David was a real intellectual. He had big ideas and frankly, I am sure I didn't always even understand what he was talking about, and we often butted heads over ideas and issues. But we did share one passion: cooking. Any heated debates were quickly forgotten at the dinner table when we--quite literally--broke bread. We would thoughtfully taste, chew and discuss the merits of the loaf at hand, no matter what we'd been arguing about during the day. 

David was a bread baker better than any of us, his recipes spreadsheets (formulas, really, weighing in humidity, type of wheat, etc.) that I didn't really understand. In fact, we found his spread sheets on bread and those are pages I will treasure always. Even if I can't bake from them.
Early in the year, in February, I got an email from David asking for savory chocolate recipes. He was on his way to a Slow Food dinner in Redlands, California, where he lived, and the theme was chocolate. He was determined to do something different. 

I had just written a short online piece about where to find great chocolate recipes and one website had stuck with me, a site with a lot of savory dishes. After we traded a few ideas talking about possibilities, he tweaked a recipe, making corn cakes topped with his own version of Mexican mole-style chicken and some cheese. 

His report back captures David's personality for those of us who knew him and still makes us chuckle, especially reading of his scorn for American cheese "food":
Topped a tablespoon of cornbread batter with a bigger spoon of the chicken mix.  Topped that with a modest amount of mozzarella cheese since I had some handy already shredded -- bad move; should have used the local Monterey jack I bought for the purpose, which is very tasty, or had I thought of it, better still would be supermarket-humble Havarti (which is a great American cheese, IMO, if inexpensive and widely available...at least it's cheese compared to prevalent and therefore so-called American "pasteurized-process cheese food").  15 minutes in the oven and they were done.

He signed off "mangia, mangia."

Three months after those emails, I found myself in his house, my first time in Redlands, but he wasn't there. His death was heartbreakingly sudden and being there was unspeakably sad and difficult.


We spent a week at his house, cleaning it out, preparing details of the memorial we would hold, sometimes finding laughter in our memories, admiring his garden full of wildflowers, touching pots and pans he touched, always aching for his presence.

One day I peered into the freezer and found a batch of little corn cakes, wrapped in foil and plastic, perhaps a little freezer burned. I knew exactly what they were. I pulled them out, heated them up and had a couple for lunch one day, remembering the process, remembering David, and happy to taste, one last time, one of his creations.

Tuesday, April 28, 2015

Goetz's Caramel Creams..my taste o Nostalgia..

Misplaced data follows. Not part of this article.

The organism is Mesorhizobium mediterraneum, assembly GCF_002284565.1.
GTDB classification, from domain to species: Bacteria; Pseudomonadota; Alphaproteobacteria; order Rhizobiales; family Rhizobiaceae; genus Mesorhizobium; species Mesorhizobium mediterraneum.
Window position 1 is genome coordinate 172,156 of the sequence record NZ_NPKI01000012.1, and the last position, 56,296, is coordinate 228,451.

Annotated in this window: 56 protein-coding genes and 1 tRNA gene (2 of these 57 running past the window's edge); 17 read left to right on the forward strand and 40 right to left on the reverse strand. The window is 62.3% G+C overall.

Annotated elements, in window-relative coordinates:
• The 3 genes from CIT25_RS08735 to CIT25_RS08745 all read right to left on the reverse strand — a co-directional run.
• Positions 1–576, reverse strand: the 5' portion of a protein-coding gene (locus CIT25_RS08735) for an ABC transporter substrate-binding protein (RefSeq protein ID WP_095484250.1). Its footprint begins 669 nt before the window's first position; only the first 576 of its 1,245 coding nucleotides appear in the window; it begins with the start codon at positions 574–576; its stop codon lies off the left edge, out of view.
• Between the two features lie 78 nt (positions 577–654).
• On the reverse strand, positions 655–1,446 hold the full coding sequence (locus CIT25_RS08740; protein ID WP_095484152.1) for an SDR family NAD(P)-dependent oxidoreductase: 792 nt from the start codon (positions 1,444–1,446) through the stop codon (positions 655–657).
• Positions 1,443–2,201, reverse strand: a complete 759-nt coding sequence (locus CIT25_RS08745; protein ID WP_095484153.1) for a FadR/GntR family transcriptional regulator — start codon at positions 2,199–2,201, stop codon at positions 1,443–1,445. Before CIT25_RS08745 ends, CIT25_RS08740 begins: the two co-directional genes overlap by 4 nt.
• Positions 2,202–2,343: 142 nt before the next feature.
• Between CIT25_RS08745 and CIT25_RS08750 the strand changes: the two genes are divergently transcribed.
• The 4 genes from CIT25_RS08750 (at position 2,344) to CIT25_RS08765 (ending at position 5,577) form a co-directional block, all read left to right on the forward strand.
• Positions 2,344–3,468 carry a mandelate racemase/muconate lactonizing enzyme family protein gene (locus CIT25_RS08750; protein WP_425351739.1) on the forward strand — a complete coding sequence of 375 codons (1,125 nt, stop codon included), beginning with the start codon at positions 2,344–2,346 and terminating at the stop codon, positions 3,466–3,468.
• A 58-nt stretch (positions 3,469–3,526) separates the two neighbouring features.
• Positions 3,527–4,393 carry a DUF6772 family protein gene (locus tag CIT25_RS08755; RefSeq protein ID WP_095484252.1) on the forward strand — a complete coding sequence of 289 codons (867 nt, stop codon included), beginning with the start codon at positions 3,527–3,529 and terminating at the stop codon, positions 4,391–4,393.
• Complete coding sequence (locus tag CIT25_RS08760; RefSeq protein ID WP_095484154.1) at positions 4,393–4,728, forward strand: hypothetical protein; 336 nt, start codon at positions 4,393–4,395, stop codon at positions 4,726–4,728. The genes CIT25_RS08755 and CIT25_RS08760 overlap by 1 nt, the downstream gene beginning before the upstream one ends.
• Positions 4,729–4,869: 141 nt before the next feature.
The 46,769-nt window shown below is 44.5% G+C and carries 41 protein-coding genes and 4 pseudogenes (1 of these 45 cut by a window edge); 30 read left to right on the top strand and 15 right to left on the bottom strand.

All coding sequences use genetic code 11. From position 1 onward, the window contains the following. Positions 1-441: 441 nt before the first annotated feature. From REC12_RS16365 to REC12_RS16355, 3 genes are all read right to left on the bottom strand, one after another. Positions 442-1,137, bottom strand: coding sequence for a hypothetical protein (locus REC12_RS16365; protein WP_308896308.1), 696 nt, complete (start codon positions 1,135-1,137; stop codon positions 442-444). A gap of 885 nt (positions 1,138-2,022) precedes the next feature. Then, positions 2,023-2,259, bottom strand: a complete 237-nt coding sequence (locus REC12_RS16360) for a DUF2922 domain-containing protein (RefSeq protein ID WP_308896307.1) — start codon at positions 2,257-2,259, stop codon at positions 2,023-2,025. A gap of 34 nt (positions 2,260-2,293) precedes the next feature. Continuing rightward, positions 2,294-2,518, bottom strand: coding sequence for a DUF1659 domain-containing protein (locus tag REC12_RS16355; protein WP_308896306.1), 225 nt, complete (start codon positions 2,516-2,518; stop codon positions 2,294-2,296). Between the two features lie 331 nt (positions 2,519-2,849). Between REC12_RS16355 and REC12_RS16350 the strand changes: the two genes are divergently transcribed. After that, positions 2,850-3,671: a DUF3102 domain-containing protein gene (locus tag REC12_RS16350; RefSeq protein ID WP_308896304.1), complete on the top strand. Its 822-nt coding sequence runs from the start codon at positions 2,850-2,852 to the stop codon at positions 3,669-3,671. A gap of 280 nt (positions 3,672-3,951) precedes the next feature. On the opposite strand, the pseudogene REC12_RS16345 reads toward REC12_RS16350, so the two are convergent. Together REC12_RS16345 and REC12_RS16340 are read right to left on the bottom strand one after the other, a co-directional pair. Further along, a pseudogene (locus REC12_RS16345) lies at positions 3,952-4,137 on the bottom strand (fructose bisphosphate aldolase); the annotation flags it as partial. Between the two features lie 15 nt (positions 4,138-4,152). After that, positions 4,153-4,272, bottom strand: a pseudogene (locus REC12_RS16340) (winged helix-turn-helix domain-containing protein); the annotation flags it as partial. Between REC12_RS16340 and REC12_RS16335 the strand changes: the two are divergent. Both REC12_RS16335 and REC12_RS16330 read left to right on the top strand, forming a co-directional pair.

so, I remember getting th se creamy-centered caramels for Halloween DECADES ago...here is something about this combo I live because of the textural shift of caramel and melty cream..it is the same now as it was then. I love the story..family-owned for 120 years.

I don't always find them when I am candy shopping, so I am pretty pleased to be enjoying quite a sampling from Goetze's in celebration of that 120th year anniversary. I like a little dose of nostalgia now and then...


Tuesday, April 21, 2015

Comfort Food: pierogi pizza

I am in Pittsburgh. Home of Fabulous. Home of Steelers. Home of Comfort Food.

I have reason to be seeking comfort food. I have decided the king of all comfort food is pierogi pizza. Behold...

Monday, March 30, 2015

What to Do With All That Orange Peel


Remember how I said I like wintertime oranges...every time I peel one, I want to save the rind for orangette. Yummy, sweet, tart-with-just-a-hint-of-bitterness orangette, a.k.a candied orange peel.

I taught a few girls a class on knife skills last week (and promptly cut my finger for the first time in EONS not 24 hours later, but that is another story for another time. My fingernail took more of the damage than I did, but STILL. Embarrassing...I digress.), and one of the things I showed them how to do is to "supreme" an orange, cutting the sections away from the membrane of the fruit. That left me with a bowl full of orange rinds and led me to a short little lecture on how I don't like to waste things in the kitchen...So I took all that orange goodness home and within an hour's time of cooking (with another few hours of drying), I had these little orange gems of GOOD.

Readers, I give you....orangette.

Peel oranges, removing all flesh, but leaving white pith. Cut orange peels into 1/4-inch wide strips.

Place rinds in saucepan. Cover with cold water and bring to boil. Drain. Repeat this two more times.

Leave drained rinds in saucepan. Add 4 cups sugar, 1 1/2 cups water. Bring to simmer and cook 45 minutes. 

Use slotted spoon to remove rinds, letting syrup drain back into saucepan, and place rinds into sugar. 

Toss until coated, then place rinds onto cooling rack for 4 to 5 hours. Store in sugar in airtight container in refrigerator (especially if you live in a humid climate...)

If you really want to gild the lily, dip half of each candied peel into melted dark chocolate. Let excess chocolate drain back into melted chocolate and place dipped peel onto wax or parchment paper. Cool until chocolate is hardened.